He's choosing a side. And if we were to say to him "but shouldn't you be trying to find common ground or build bridges of understanding" what he'd reply is "The common ground doesn't have to be "found". The bridges of understanding don't have to be "built". 

"They've existed from the first, they're embedded in our createdness as one human family, and do you want to know what they are," he'd ask?

"That All Lives Matter. It's as simple as that. That's the common ground. That all lives actually matter. Which if you need a bridge to help you get there, it means poor lives actually matter, and hungry lives actually matter, and ignored and disposable and exploited lives actually matter, so THAT'S going to take some adjustments, and adjust yourselves accordingly, but if you want common ground? That's the common ground. Period."

Jesus is choosing a side. He's not doing so diplomatically or helpfully or even particularly politely: he's doing so firmly. And it may be disconcerting but I think it's also really important.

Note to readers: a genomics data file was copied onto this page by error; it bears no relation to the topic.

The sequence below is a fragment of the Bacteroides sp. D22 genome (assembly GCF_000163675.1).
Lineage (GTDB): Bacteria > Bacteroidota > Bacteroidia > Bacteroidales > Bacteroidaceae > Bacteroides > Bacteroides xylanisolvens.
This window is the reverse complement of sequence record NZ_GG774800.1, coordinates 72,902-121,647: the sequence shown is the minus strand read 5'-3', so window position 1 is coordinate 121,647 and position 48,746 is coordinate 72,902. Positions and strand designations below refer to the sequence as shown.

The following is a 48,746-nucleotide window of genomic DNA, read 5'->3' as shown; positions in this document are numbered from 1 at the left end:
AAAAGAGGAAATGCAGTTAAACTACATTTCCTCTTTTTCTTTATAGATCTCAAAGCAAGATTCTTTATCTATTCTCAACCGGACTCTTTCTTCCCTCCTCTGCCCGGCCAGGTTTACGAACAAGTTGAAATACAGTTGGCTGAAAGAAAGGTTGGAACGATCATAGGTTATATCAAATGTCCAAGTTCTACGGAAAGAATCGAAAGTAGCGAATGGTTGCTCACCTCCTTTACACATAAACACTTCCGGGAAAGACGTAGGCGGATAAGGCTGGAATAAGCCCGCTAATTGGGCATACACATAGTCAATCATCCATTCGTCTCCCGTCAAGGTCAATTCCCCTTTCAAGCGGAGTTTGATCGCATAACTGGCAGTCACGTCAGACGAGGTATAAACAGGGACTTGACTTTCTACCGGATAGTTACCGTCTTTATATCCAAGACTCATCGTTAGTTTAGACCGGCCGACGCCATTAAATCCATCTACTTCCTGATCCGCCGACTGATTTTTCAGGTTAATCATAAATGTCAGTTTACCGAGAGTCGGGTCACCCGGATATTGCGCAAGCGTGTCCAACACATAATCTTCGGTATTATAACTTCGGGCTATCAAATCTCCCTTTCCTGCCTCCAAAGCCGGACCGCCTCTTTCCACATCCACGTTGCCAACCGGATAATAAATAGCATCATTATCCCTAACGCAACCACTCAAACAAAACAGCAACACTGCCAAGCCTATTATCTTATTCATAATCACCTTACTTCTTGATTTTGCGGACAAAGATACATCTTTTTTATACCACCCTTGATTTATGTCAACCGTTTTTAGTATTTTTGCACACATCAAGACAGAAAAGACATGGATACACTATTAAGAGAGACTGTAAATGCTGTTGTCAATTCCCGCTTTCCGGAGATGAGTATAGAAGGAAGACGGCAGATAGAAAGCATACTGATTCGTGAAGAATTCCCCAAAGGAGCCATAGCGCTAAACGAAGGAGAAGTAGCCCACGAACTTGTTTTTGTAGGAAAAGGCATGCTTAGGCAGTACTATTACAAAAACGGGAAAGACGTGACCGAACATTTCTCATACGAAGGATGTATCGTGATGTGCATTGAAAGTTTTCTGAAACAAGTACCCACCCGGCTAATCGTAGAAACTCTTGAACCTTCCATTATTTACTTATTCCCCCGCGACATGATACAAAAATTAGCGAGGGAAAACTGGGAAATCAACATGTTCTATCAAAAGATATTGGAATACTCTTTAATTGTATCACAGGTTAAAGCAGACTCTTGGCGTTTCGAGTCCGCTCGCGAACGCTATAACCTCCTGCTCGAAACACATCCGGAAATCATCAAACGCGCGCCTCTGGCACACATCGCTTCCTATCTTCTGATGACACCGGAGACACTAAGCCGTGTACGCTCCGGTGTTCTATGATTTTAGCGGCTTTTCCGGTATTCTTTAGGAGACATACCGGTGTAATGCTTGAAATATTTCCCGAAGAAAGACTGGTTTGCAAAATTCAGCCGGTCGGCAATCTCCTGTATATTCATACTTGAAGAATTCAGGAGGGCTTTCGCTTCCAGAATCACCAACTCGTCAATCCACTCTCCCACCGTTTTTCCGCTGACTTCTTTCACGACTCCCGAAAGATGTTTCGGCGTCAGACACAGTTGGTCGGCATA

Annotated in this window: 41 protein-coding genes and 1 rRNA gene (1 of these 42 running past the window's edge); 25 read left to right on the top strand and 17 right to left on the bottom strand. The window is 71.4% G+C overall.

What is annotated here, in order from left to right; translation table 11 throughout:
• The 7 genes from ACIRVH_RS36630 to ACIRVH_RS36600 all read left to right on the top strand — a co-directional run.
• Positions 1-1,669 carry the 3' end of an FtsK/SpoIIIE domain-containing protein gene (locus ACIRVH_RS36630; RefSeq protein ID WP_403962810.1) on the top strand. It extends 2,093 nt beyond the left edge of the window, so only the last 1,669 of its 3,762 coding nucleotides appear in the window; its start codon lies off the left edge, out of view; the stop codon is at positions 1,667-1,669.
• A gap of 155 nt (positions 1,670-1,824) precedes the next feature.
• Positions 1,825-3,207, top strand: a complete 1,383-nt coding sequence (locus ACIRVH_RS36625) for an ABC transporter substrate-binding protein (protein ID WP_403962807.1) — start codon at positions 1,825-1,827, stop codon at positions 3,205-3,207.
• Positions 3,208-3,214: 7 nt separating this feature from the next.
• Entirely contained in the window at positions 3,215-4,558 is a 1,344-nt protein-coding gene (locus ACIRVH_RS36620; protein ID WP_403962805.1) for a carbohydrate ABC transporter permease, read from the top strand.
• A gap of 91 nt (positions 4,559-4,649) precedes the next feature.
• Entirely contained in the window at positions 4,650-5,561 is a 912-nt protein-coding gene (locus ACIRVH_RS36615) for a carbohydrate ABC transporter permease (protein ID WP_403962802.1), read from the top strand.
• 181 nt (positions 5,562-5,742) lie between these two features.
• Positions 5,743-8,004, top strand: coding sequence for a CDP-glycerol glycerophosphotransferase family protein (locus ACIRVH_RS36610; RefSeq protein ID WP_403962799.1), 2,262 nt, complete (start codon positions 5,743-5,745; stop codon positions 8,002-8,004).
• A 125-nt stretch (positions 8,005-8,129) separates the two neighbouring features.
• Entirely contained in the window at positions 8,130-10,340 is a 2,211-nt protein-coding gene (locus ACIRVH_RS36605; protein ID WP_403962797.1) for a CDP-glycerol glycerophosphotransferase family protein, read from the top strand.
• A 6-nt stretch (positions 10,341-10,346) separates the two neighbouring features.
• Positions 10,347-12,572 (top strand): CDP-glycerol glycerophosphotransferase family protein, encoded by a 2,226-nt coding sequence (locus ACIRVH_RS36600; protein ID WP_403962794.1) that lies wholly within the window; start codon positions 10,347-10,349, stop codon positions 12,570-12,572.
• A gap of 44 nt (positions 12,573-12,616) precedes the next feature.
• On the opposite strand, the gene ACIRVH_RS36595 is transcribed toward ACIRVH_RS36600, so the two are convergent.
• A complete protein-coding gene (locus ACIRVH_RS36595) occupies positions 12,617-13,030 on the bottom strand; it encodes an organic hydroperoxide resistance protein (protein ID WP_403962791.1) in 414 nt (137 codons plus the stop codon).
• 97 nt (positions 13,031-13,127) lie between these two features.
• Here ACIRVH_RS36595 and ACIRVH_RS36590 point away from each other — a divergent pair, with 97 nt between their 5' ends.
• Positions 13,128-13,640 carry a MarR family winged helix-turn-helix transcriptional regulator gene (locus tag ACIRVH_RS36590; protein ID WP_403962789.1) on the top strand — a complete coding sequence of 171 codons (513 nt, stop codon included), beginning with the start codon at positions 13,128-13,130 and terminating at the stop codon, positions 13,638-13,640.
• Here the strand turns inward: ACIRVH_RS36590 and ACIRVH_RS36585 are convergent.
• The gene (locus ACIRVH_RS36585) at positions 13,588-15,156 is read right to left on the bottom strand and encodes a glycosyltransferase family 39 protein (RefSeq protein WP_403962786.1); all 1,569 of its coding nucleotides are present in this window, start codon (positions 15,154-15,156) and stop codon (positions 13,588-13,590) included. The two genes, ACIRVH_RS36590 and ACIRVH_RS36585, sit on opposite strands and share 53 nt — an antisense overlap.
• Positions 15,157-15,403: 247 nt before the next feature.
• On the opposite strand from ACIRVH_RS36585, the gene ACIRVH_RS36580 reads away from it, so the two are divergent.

Because we can get wrapped up in the fact that he's choosing a side and isn't willing to compromise. We can flutter that it's "divisive" and shouldn't he be "reaching out" or trying to be "understanding and respectful of differences". 

But the side he's choosing so uncompromisedly CONTAINS common ground. It CONTAINS space for everyone. It CONTAINS the fundamental stance of mutual regard for each other's full humanness. It INVITES all lives into all lives mattering. It's just absolutely uncompromising that they do.

And that's the key. What we're called into as Christians is a stance of love of neighbour that CONTAINS that common ground of all lives mattering. That's where its respectfulness is located. That's where its reaching out is located. That's what makes it loving in the Christian sense – the fact that it fundamentally contains the common ground of all lives mattering.